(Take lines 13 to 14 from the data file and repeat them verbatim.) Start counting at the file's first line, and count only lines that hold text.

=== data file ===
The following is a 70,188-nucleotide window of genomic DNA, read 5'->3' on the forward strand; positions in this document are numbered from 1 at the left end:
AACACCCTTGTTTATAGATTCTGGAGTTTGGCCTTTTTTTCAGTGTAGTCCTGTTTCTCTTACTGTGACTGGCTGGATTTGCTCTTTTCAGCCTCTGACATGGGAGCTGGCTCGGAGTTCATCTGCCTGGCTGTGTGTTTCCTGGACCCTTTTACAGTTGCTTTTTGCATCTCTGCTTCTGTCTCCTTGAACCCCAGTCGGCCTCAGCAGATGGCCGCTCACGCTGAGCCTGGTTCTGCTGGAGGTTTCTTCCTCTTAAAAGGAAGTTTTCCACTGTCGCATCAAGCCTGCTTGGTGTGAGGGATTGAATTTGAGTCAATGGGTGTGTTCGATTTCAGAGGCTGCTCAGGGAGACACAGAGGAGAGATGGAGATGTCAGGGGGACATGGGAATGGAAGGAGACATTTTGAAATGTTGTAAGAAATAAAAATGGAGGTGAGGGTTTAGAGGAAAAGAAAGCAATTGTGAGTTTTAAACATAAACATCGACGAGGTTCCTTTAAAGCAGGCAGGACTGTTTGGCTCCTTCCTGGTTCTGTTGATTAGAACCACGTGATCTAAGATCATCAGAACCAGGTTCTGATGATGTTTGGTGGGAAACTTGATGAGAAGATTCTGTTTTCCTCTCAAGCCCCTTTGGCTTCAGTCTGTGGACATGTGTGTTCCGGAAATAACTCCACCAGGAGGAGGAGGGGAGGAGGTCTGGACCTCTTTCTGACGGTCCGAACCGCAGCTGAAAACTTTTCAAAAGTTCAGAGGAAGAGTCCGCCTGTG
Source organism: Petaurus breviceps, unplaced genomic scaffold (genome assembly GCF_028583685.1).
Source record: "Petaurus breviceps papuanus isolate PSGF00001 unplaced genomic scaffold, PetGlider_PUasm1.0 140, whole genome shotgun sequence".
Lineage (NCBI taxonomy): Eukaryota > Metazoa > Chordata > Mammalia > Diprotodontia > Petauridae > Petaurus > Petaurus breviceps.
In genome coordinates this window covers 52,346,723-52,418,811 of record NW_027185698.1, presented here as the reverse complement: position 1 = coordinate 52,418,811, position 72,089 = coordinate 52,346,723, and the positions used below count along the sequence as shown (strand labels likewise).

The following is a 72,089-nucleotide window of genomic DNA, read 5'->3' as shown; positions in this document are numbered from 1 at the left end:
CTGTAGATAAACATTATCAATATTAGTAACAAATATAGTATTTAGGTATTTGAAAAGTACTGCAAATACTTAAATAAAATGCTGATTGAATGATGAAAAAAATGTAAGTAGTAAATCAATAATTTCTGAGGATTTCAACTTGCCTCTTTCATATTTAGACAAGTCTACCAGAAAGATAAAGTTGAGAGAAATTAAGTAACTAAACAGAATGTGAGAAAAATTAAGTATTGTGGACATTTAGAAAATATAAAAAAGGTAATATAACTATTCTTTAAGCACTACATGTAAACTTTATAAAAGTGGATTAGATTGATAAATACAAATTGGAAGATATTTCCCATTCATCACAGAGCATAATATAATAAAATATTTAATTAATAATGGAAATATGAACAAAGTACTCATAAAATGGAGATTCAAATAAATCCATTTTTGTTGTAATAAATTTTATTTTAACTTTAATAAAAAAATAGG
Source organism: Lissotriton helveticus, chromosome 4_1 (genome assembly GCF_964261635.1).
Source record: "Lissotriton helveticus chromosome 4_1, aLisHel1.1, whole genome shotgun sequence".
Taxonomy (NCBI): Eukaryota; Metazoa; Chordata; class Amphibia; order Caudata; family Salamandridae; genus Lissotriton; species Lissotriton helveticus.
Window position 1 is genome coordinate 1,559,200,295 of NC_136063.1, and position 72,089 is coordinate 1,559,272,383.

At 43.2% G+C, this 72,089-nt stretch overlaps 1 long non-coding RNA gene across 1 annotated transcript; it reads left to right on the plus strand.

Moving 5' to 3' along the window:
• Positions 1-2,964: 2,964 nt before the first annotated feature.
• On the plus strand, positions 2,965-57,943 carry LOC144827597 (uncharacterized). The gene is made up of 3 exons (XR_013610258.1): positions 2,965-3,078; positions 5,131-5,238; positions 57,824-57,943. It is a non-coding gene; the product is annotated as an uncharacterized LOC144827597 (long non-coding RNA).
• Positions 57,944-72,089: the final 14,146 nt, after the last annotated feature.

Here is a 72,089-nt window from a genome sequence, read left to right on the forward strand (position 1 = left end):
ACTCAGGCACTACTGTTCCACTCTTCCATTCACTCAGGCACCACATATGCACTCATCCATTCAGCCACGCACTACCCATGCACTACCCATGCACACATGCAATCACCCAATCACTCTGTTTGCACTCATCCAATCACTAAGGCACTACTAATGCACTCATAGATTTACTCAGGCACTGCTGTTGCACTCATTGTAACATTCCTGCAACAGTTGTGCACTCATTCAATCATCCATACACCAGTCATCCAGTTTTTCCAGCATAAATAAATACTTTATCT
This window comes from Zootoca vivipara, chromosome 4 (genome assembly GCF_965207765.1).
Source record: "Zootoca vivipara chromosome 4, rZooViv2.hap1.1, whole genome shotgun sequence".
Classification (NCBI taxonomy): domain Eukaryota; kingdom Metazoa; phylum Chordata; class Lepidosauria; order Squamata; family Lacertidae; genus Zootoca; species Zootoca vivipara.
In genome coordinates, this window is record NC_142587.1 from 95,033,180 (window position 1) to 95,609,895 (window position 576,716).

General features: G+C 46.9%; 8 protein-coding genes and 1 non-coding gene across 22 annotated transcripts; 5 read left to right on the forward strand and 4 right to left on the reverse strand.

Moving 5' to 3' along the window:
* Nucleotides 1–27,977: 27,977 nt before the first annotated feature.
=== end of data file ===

At 43.2% G+C, this 72,089-nt stretch overlaps 1 long non-coding RNA gene across 1 annotated transcript; it reads left to right on the plus strand.

Moving 5' to 3' along the window: